Is Literature Really Getting Less Emotional?

Slate's Culture Blog
March 29 2013 4:49 PM

Is Literature Really Getting Less Emotional?

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Has contemporary fiction become an emotional wasteland?

Photo by ERIC FEFERBERG/AFP/Getty Images

A recent study by researchers at three British universities has been getting a lot of play lately (including on our own XX Factor blog). The study suggests that literature is slowly leaking feeling—or at least, that the number of words carrying emotional content is declining in English language books. Anthropologists led by Alberto Acerbi mined Google Ngram’s database of 5.2 million texts for terms that expressed anger, disgust, sadness, surprise, fear or joy. They found that, as the 20th century unrolled, the incidence of all such “mood words” decreased, except for those that conveyed fear. (Fearful words began to climb in frequency starting in the 1980s.) Furthermore, within the broader falling off, Acerbi and his colleagues noticed “happiness peaks” in the 1920s and 1960s, and a “sadness peak” during World War II. Among their other discoveries was that, over the past 40 years, American books had grown increasingly emotional relative to British books, despite an overall downward trajectory, and that these same American texts also employed more “content-free” words, such as pronouns and prepositions.

Katy Waldman Katy Waldman

Katy Waldman is a Slate staff writer. 

It’s easy to get worked up over the proposition that our art is no longer getting us worked up. We read in part to experience a range of emotions that would be otherwise unavailable to us, and to feel these emotions with heightened vividness. I go to work each day and have pleasant conversations and am generally placid and drone-like, at least until the caffeine kicks in. Fiction is where I turn to drench my synapses in everything being human has to offer—and if that’s not what I’m getting, I’m liable to feel a little cheated.

But I’m not despairing quite yet. The study leaves a lot of questions unanswered. Take those slippery “mood words.” They were generated, with the help of dictionaries, by linguists who brainstormed terms they associated with certain emotions. Still, isn’t the mood you feel when you encounter a given word—even a word like weep or sunny—highly personal? (Some people cry when they’re happy. Others prefer the shade.) And aren’t those moods usually more complicated than anger, disgust, or surprise?

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Then, assuming we could even agree on what constitutes an emotional word, does it follow that a greater number of emotional words mean a more emotional text? Tone in literature can arise from form as well as content—from an excess or dearth of conjunctions, from convoluted or spare sentence structures, from repeated phrases or lacunae. Not to mention context. The word “happy” appears in the sentence “I was not happy,” but it would be foolish to use such a sentence as evidence for, say, a 1920s happiness bump.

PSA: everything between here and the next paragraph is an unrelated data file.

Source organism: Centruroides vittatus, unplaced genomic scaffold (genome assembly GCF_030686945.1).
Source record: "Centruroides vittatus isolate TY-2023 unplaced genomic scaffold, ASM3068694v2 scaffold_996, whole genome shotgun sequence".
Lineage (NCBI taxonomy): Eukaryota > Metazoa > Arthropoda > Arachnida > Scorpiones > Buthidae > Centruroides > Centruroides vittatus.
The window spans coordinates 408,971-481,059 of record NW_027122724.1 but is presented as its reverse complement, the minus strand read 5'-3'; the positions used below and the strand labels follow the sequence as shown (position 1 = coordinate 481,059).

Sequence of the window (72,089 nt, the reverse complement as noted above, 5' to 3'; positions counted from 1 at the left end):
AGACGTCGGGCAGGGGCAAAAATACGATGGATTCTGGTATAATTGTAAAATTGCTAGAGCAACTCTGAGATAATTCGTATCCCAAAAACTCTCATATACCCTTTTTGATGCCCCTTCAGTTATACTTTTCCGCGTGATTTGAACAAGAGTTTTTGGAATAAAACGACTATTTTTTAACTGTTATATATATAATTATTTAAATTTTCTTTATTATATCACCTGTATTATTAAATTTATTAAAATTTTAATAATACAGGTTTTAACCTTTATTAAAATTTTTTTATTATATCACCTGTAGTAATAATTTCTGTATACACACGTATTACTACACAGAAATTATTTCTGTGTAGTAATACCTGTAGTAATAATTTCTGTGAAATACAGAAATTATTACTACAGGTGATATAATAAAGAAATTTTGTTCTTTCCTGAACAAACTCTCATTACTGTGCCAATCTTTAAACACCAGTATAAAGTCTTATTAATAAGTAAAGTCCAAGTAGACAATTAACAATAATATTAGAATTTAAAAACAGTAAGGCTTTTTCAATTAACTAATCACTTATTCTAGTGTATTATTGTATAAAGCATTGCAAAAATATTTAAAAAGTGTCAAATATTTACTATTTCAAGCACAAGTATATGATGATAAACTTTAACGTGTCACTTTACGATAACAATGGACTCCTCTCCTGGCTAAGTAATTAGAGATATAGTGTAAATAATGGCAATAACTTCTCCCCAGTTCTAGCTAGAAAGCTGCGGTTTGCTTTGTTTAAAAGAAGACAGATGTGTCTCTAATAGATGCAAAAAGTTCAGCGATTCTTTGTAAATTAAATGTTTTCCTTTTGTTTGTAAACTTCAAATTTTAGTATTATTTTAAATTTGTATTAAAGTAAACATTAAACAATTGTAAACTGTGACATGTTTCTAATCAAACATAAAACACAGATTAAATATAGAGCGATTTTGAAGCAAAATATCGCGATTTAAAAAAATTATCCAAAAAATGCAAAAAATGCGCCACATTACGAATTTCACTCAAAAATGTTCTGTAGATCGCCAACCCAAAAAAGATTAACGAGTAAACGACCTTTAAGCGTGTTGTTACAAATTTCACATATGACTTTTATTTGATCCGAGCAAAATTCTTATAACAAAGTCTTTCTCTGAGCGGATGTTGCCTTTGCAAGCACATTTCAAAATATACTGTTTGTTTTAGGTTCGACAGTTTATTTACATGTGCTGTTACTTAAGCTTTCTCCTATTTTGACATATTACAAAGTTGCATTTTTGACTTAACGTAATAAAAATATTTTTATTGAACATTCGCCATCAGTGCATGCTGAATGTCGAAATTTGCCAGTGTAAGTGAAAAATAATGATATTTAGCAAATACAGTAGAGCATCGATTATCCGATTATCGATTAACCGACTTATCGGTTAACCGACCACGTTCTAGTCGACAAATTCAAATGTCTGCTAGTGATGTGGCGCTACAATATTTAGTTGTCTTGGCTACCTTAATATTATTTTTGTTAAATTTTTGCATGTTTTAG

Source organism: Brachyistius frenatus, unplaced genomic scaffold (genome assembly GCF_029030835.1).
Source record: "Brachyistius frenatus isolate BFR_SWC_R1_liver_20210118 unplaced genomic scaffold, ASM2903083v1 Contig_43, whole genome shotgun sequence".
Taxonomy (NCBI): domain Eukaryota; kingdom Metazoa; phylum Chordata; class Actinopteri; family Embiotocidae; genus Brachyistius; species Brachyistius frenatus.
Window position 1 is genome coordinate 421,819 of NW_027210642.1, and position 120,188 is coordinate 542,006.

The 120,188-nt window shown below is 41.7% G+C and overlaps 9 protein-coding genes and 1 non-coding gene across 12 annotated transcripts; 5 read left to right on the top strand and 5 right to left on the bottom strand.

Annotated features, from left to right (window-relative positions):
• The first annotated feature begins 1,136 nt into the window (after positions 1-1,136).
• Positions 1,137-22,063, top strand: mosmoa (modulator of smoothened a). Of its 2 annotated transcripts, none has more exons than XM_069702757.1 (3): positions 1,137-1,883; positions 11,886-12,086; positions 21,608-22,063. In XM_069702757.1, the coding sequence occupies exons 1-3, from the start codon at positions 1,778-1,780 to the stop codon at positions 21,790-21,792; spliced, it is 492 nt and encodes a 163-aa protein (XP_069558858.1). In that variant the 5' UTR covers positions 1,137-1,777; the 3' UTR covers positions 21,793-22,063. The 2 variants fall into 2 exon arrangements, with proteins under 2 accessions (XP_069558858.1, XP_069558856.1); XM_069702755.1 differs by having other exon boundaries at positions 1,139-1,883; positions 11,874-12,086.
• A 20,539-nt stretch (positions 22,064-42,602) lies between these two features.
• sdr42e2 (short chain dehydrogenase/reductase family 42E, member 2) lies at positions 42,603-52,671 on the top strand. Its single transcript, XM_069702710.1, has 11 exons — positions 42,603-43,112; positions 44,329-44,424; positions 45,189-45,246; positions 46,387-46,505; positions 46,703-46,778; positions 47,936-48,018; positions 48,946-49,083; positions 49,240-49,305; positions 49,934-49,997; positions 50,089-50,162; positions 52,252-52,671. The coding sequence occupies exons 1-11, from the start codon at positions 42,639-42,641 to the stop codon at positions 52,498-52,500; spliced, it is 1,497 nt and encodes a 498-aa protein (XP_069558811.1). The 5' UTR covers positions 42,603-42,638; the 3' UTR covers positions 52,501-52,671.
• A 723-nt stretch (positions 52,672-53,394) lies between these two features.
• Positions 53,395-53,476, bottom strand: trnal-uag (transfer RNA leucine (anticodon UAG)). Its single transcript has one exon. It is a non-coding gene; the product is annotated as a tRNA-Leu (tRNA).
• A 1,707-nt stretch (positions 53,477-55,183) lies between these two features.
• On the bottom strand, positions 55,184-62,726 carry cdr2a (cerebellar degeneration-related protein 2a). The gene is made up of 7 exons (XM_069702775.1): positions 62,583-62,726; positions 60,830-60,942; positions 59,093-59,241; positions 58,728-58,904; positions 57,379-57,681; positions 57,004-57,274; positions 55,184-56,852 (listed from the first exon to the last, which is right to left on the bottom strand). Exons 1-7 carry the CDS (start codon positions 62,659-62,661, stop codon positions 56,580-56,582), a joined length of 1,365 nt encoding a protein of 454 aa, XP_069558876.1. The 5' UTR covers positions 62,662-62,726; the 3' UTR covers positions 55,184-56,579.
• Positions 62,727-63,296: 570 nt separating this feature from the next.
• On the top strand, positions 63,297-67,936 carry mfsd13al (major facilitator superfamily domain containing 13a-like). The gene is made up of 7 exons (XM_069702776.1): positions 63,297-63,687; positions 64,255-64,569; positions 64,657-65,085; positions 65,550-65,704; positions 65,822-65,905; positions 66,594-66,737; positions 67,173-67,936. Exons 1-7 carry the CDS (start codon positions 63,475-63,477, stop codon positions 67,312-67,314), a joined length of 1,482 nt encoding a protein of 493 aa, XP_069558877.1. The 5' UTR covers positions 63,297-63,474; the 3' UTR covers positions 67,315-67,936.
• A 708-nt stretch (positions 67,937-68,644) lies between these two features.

And then there’s the idea that oscillations in the Ngram graphs say something meaningful about the collective mood of a country. Acerbi told Nature magazine that “just by doing a somewhat crude analysis of emotion words it is possible to find trends that resonate with what we know about history.” Confirmation bias alert! Certainly, it is possible to cherry-pick historical events that support a particular reading of a line’s peaks and dips. Whether those events actually explain the ebb and flow of moody words through the years is far from certain. (The researchers even noted that the World War I era didn’t see the expected rise in mournful terms.)  

Acerbi and his colleagues address some further issues in their paper. For those who suspect that the increase in technical and scientific publications skewed the results, they note that the decline in mood words held when they limited their gaze to fiction. To the suggestion that the level of literary moodiness has perhaps remained constant, and that it’s simply the vocabulary we use to express emotion that has shifted, they respond: “This seems unlikely to explain the observed decrease…because we used contemporary word lists… any bias of which should have increased in usage toward the present.” I find that reply rather less than convincing, as it simply highlights how imprecise this whole exercise is.

And the biologist David Krakauer loses me entirely when he connects the greater frequency of “content-free” words in American books, relative to British ones, to heightened emotionality. “The correlation with mood terms is not altogether surprising, as these longer constructions provide increased opportunity for expressing sentiments,” he told Nature. Don’t more complex sentence structures “provide increased opportunity for expressing” anything, whether that’s a feeling or an intellectual argument? (Also, tell Hemingway that short constructions don’t convey emotion as effectively as longer ones. He’d punch you in the jaw.)

I love playing around with Google Ngram, and I’m optimistic that it may yet tell us compelling and true things about the ways we use language. But until I see more convincing evidence our literature is hemorrhaging emotion, I’m going to keep reading contemporary books and trust my gut, which feels just fine—and as much as ever.

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